The Fed raises interest rates again
On November 1, 2005, the Federal Reserve Bank [Fed] raised interest rates by a quarter of a percentage point. Since the summer of 2004, outgoing Fed Chairman Alan Greenspan has raised interest rates regularly since hitting a low of just 1%. Now at 4%, Greenspan is expected to raise rates two more times before he leaves office in January 2006. Will higher rates stop inflation? Will the new chairman continue Greenspan’s gradual upward adjustments or let rates level off? Speculation is rife, but there’s one thing you can know for sure: You’ll be paying more for many of life’s expenses.
A rate hike by the Fed means you’re likely to pay more for something, including:
Credit cards. Not known for showing much restraint, you can bet credit card companies will continue to raise interest rates on all but their best customers. Rates of 12, 15, and even 21% or more reappear.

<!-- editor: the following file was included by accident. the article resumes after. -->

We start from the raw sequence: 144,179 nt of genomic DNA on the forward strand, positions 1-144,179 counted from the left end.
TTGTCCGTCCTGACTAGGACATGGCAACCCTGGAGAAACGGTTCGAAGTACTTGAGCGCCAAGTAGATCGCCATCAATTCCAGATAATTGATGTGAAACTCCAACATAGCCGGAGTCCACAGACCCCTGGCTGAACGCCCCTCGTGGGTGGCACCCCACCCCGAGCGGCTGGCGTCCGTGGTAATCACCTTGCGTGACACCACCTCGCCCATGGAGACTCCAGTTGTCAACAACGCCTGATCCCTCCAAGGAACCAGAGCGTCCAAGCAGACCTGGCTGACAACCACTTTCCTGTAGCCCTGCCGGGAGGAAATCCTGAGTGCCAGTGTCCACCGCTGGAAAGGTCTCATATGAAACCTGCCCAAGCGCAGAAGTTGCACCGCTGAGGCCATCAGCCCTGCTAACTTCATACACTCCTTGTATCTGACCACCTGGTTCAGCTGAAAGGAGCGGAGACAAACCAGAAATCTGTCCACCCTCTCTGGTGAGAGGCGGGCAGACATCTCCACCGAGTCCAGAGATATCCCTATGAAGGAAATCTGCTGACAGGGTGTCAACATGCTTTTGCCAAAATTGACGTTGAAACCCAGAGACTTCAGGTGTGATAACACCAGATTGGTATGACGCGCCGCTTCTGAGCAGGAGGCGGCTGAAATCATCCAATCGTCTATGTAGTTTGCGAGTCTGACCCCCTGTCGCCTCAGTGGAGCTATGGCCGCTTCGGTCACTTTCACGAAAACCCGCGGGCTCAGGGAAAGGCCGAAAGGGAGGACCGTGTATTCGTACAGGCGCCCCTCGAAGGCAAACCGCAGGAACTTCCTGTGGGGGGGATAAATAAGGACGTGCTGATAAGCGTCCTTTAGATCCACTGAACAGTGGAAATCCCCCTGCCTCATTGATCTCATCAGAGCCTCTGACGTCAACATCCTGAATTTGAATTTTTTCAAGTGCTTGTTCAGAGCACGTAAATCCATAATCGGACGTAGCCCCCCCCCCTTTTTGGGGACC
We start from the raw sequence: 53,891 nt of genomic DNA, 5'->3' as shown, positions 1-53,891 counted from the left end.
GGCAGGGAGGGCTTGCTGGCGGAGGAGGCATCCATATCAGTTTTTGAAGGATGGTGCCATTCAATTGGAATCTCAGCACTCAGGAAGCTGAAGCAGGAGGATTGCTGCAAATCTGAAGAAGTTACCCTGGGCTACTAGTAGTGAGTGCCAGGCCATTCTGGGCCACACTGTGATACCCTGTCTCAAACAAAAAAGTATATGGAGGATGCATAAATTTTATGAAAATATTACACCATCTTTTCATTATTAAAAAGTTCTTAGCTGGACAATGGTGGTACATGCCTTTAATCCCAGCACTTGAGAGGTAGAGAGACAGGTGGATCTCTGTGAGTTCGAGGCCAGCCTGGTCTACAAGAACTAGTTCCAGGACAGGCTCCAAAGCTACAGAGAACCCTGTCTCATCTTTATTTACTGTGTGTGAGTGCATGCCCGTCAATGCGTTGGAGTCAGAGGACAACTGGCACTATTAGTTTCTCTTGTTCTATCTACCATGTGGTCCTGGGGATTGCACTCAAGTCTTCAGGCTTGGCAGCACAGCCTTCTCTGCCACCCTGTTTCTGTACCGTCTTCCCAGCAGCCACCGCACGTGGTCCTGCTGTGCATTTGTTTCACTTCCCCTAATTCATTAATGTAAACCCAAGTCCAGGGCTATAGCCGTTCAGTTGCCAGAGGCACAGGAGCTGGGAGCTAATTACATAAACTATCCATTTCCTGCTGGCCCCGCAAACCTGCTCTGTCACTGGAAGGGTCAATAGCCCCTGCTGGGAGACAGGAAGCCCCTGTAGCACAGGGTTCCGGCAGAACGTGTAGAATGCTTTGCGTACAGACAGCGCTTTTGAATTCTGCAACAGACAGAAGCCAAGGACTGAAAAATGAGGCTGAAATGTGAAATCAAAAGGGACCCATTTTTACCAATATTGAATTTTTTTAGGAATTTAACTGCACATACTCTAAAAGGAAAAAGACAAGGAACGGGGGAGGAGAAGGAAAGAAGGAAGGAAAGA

Mortgage rates. Holders of fixed-rate mortgages are fine, but those with variable-rate mortgages will pay more. Much more so if they haven’t experienced previous rate hikes and their mortgages need to be adjusted upwards. More money for mortgage payments means less money for disposable items.
Car loans. If you need a new car and can still find zero percent financing, then take the offer. Auto loans, personal loans, home equity loans, home equity lines of credit, consolidated loans, they will all continue to increase.
Add in high fuel prices, expected increases in medical costs, and Americans will be squeezed. With the holiday season quickly upon us, retailers will need to cut prices to attract customers who are holding a dwindling cash reserve.
For people who don’t have excessive debt, the Fed’s rate hike will have little or no effect on them. For everyone else, the clip is on!
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